Our hotel that evening was amazingly beautiful, a 5-star location with all the luxuries you’d expect plus a unique Central American charm with candlelit gardens and expansive decor. I was impressed and was looking forward to a good night’s rest in our more than comfortable surroundings.

 The next day we did exactly what we were told – we took our time, had a wonderful breakfast, and then headed out on the mini-bus. We knew that this was not going to be the pace of the rest of the trip because we were already behind schedule and also had to plan a new driving route because a major road had been severely damaged by a mud slide, adding hours to our already long bus ride.

 The country office was educational and it was great to meet the many people behind the scenes to ensure that the 187 Compassion projects in the country were well managed. We learn that Compassion only partners with local churches in their projects. I love the strategy behind the ministry. It truly is brilliant. I was humbled by the offices practical setup and blessed by the people we met. The security system was extreme, bullet-proof doors with a fingerprint requirement for entry, reminding me of the danger they faced day in and day out just coming to the office to do ministry. I take so much for granted in my cozy corner in suburbia!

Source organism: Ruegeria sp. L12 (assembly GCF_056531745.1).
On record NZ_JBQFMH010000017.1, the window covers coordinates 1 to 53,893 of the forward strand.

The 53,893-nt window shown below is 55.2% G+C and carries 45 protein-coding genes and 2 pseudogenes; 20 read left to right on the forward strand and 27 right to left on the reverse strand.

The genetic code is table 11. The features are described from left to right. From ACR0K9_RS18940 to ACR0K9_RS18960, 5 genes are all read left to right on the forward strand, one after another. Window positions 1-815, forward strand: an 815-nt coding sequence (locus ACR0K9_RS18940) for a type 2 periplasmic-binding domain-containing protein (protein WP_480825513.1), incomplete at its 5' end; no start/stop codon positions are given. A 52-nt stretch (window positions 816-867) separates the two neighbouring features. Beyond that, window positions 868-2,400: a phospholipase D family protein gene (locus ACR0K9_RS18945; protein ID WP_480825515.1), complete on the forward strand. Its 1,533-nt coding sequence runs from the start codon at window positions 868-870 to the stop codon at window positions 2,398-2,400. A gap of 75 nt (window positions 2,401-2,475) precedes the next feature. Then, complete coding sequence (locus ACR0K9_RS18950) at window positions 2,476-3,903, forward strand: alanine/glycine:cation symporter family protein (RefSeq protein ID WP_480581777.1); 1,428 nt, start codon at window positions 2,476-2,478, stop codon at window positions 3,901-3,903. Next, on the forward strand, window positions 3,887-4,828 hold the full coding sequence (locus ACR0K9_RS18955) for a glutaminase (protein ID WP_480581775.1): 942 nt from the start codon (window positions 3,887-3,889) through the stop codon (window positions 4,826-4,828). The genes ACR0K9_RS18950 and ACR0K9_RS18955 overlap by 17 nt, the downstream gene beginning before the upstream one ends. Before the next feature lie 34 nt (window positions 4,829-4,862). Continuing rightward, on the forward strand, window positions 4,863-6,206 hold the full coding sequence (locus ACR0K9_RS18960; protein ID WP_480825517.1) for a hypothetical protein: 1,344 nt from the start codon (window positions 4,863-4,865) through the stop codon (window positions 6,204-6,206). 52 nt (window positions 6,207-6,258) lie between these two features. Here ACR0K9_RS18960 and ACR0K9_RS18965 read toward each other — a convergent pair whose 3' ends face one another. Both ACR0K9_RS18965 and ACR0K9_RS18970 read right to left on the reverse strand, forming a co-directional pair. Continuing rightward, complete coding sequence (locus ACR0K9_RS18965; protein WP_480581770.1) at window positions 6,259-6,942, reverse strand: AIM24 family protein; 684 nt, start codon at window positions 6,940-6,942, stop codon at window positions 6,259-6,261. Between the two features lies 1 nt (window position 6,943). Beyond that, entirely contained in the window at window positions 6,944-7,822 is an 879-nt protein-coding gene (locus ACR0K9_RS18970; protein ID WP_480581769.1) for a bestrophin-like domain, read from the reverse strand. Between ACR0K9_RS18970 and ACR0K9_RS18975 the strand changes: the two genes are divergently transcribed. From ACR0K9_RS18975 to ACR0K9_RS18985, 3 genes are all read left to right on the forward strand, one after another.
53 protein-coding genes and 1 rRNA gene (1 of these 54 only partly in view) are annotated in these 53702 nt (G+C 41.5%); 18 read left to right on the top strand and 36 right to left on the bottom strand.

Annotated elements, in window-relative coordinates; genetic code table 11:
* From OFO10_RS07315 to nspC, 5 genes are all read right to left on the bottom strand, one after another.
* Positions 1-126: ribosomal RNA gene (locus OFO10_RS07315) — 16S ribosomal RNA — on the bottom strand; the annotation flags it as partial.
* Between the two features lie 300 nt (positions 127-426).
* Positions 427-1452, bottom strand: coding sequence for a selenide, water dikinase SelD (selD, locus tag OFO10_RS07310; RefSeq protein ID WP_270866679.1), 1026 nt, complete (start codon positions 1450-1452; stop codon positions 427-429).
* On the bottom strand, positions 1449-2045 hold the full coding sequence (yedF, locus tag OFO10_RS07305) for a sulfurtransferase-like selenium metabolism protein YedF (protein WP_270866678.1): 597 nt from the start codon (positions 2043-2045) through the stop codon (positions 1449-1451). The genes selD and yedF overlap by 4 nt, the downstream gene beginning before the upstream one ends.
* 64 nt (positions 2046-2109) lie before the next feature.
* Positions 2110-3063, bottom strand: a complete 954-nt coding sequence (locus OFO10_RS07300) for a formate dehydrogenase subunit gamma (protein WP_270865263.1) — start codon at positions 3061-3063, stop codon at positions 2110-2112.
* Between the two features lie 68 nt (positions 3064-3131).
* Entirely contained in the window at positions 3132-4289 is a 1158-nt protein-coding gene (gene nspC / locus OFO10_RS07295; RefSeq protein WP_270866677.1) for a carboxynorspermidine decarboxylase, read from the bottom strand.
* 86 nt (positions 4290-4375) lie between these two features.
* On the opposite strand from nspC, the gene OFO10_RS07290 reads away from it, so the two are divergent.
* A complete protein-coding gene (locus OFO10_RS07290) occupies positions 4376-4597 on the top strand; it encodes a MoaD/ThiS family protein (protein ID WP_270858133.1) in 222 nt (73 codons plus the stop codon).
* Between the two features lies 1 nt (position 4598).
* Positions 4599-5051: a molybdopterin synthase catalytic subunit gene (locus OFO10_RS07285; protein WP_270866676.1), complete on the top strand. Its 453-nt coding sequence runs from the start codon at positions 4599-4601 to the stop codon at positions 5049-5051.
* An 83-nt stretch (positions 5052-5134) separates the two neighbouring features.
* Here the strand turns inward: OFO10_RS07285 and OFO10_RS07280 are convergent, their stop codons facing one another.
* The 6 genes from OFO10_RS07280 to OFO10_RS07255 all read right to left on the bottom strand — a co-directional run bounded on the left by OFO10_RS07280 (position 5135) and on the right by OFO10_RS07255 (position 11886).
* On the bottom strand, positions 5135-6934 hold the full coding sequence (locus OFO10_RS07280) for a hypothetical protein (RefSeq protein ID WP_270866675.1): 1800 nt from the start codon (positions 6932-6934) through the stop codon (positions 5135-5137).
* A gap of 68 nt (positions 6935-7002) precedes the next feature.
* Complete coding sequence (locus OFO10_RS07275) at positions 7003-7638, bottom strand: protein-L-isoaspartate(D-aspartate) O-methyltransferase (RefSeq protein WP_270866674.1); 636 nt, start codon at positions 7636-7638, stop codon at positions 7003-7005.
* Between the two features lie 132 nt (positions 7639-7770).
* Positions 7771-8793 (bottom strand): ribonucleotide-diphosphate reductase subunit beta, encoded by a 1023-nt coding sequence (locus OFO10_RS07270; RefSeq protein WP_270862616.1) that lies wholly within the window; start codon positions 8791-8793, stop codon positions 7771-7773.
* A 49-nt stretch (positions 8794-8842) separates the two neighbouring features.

It’s easy to recognize that there is a crime problem in the city as men with machine guns are standing outside of every retail establishment – something business owners invest in themselves for protection Myra tells me. The traffic is chaotic and loud as hundreds of motorcycles buzz like bees around every other vehicle trying to push its way to its destination. I see Policia all over the place but wonder how effective they really are in light of the situation. I was excited to get out of the city.

 At the airport we encounter yet another challenge, one of the equipment bags is MIA. As we brainstorm solutions it finally shows up and we load up and head out, just a few more hours behind.

 The delays have created another challenge as well since the roads are too dangerous to travel at night. We will have to find another place to stay along the way. Myra works closely with Sandra at the country office and we end up in a small mountain town with some crazy long name I couldn’t even think about pronuncing. The guys plan for dinner but Katie and I decide to settle for a Cliff bar and some girl talk since we had a great breakfast (crepes with caramel and Nutella) and a late and filling lunch (local fare with tortilla making at a cavern-type restaurant along the way).

 Now our second night as roommates we’ve settled into our routine. Katie and I quickly bonded and were able to share stories as well a few laughs. What a wonderful friend for life! Yes, this was going to be a great trip!